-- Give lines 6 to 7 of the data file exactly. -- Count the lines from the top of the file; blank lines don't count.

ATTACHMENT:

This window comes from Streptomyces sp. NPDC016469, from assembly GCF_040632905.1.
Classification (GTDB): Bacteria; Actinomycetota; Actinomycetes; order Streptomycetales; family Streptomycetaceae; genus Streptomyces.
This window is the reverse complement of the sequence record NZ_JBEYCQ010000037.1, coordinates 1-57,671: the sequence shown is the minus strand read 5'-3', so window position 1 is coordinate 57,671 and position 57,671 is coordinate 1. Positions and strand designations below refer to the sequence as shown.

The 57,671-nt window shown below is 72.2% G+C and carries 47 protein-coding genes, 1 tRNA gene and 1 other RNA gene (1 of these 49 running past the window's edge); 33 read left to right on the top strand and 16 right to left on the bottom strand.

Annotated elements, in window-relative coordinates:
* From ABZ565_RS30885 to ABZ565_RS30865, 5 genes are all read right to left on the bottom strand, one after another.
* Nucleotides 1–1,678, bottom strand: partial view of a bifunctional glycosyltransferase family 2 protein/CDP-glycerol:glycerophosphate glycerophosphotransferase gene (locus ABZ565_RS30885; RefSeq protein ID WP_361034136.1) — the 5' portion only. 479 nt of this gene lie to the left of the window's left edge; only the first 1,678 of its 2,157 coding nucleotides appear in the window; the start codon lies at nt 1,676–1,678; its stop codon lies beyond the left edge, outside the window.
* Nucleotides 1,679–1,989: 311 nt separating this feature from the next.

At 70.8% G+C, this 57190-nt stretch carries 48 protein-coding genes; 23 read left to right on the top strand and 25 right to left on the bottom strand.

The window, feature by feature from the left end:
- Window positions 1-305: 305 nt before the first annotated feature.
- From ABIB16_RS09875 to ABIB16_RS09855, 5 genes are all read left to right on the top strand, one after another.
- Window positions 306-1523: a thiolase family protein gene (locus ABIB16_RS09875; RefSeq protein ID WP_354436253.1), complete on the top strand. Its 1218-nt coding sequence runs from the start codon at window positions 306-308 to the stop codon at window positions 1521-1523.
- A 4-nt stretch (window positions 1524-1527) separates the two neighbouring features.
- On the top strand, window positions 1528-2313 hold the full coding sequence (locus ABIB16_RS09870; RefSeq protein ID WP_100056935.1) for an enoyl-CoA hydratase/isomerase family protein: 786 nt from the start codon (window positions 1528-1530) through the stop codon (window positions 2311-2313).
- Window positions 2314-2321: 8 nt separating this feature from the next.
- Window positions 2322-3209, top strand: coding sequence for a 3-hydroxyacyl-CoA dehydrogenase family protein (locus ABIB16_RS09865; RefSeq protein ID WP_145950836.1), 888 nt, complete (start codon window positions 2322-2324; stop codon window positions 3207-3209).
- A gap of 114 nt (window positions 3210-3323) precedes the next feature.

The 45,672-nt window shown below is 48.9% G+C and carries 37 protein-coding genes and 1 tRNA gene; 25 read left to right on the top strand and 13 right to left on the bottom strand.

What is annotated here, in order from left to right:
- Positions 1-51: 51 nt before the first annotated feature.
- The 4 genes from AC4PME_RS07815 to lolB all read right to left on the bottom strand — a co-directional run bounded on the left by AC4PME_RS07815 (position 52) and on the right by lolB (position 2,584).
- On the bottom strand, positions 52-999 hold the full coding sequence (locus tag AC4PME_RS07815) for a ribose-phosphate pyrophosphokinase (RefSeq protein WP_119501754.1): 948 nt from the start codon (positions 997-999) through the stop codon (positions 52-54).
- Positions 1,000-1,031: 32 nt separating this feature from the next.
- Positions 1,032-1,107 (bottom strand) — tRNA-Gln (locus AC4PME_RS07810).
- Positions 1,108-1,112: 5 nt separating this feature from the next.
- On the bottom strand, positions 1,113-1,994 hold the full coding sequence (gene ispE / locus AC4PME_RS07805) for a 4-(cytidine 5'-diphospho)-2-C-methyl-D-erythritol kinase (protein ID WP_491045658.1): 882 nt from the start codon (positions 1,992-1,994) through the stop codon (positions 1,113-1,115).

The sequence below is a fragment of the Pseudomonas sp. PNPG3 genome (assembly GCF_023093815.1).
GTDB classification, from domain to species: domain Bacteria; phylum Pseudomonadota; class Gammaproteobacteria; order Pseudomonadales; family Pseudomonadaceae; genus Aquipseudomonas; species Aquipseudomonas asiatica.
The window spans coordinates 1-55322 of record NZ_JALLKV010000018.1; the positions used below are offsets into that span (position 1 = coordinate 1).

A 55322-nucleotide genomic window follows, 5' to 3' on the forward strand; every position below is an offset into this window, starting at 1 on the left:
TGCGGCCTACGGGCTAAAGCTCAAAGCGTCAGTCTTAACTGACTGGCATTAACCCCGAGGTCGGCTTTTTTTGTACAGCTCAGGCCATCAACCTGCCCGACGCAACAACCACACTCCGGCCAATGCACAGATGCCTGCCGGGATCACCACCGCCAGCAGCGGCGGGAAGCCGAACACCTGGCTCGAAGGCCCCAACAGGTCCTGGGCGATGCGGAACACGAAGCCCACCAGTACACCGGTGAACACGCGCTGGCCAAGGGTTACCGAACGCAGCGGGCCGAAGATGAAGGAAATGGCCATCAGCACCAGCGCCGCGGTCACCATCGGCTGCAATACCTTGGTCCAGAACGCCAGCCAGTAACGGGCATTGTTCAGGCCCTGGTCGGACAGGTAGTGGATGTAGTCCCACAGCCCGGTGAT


* From ABZ565_RS30885 to ABZ565_RS30865, 5 genes are all read right to left on the bottom strand, one after another.
* Nucleotides 1–1,678, bottom strand: partial view of a bifunctional glycosyltransferase family 2 protein/CDP-glycerol:glycerophosphate glycerophosphotransferase gene (locus ABZ565_RS30885; RefSeq protein ID WP_361034136.1) — the 5' portion only. 479 nt of this gene lie to the left of the window's left edge; only the first 1,678 of its 2,157 coding nucleotides appear in the window; the start codon lies at nt 1,676–1,678; its stop codon lies beyond the left edge, outside the window.